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Sludge treatment − gravity thickening

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Sludge  cylindrical sedimentation tank with a galvanised metal platform and railings above it

How gravity thickening works

Gravity thickening increases the solids concentration by allowing the particles to settle to the base of a vessel, producing a concentrated (thickened) solids stream at the vessel base and a supernatant (diluted) stream at the surface.

Sedimentation, or settling, is the simplest of the thickening processes. A gravity sludge thickener has the same design features as a primary sedimentation tank used for wastewater treatment, and most often has cylindrical geometry.

Gravity thickener Credit: Judd Water & Wastewater Consultants
Gravity thickener
Gravity thickener, where sludge solids settle to the base of a cylindrical tank and are scraped into a central well to form the thickened sludge productCredit: Judd Water & Wastewater Consultants

A common variant on the gravity thickener design is the picket fence thickener. This technology is fitted with a stirrer comprising a series of relatively closely-spaced vertical arms, and is therefore similar in appearance to a picket fence.

For both designs, the sludge enters the centre of a cylindrical tank and flows out to the periphery. As water flows outwards from the centre, the suspended solids sink to the base of a cylindrical vessel, where they are scraped into the cone-shaped outlet (underflow) by a rotating scraper and removed as the thickened sludge product stream. The diluted supernatant stream reaching the tank wall then flows over a weir at the surface (overflow) and is usually directed back to the inlet of the wastewater treatment works.

Gravity thickener principles (Indian School of Mines)

Gravity thickener principles (Indian School of Mines) Source: Himanshu Srivastav / YouTube

Gravity thickeners generally retain 80−90% of the solids in the thickened product stream, depending on the sludge characteristics and the efficiency of the preceding conditioning stage. The sludge characteristics also govern the solids loading rate (SLR), which is the rate in kg/d at which the sludge dry solids enter the process per unit process cross-sectional area.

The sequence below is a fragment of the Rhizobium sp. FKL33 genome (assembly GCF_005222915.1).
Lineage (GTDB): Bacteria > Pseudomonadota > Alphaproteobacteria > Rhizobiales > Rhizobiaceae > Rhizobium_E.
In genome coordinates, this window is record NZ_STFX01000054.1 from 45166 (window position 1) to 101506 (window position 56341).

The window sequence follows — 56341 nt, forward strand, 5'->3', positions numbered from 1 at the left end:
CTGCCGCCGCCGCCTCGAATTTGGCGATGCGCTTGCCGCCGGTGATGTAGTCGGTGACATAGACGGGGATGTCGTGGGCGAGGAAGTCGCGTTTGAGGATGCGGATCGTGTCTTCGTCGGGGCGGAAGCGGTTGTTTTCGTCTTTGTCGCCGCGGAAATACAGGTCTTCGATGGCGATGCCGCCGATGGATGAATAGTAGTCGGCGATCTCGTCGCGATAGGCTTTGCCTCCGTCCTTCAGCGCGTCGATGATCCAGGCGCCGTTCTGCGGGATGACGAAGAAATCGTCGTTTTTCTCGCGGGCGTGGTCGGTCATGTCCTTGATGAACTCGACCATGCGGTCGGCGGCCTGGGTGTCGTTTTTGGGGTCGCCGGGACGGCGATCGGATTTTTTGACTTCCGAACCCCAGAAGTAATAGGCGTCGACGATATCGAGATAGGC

Gravity thickeners are widely used for primary and mixed sludges, but are less effective for waste activated sludge (WAS).

Table 1. Gravity thickening solids loading rates for different sludge sources (Metcalf & Eddy, 2014; Andreoli et al, 2007)
Sludge sourceSolids concentration, % FeedSolids concentration, % ThickenedSLR1 kgDS/(m2d)

1SLR Solids loading rate

Primary2−75−10100−150
Waste activated sludge (WAS)1−3.52−520−30
Extended aeration activated sludge0.2−12−325−40
Trickling filter (TF)1−43−640−50
Rotating biological contactor (RBC)1−3.52−535−50
Anaerobically-digested (AD) primary812120
Mixed, primary + mixed liquor0.5−1.54−625−70
Mixed, primary + WAS2.5−44−740−80
Mixed, primary + TF2−65−960−100
Mixed, primary + RBC1−63−850−90
Mixed, AD primary + WAS4870

The hydraulic load associated with the water in the sludge is routinely lower than the hydraulic loading rate (HLR) − the required rate at which water enters the process per unit cross-sectional area − which is usually 20−30 m3/(m2d). This flow cannot be achieved for most sludges at the maximum achievable SLR values unless they are extremely dilute. To maintain this HLR range, which is needed to suppress septicity within the sedimentation tank, recycling of part of the clarified product stream is required. This recycled flow often makes up more than 80% of the feed stream to the gravity thickener.

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References

Andreoli, C.V., von Sperling, M., & Fernandes. F. (2007). Sludge treatment and disposal, IWA Publishing (Lon, NY)

Metcalf & Eddy (2014). Wastewater engineering, treatment and resource recovery, 5th ed. Eds. Tchobanoglous, G., Stensel, D., Tsuchihashi, R., and Burton, F., McGraw-Hill (NY)

YouTube channel, Himanshu Srivastav, https://www.youtube.com/user/hsrivastav2011

About this page

'Sludge treatment − gravity thickening' was written by Simon Judd

This page was last updated on 24 September 2020

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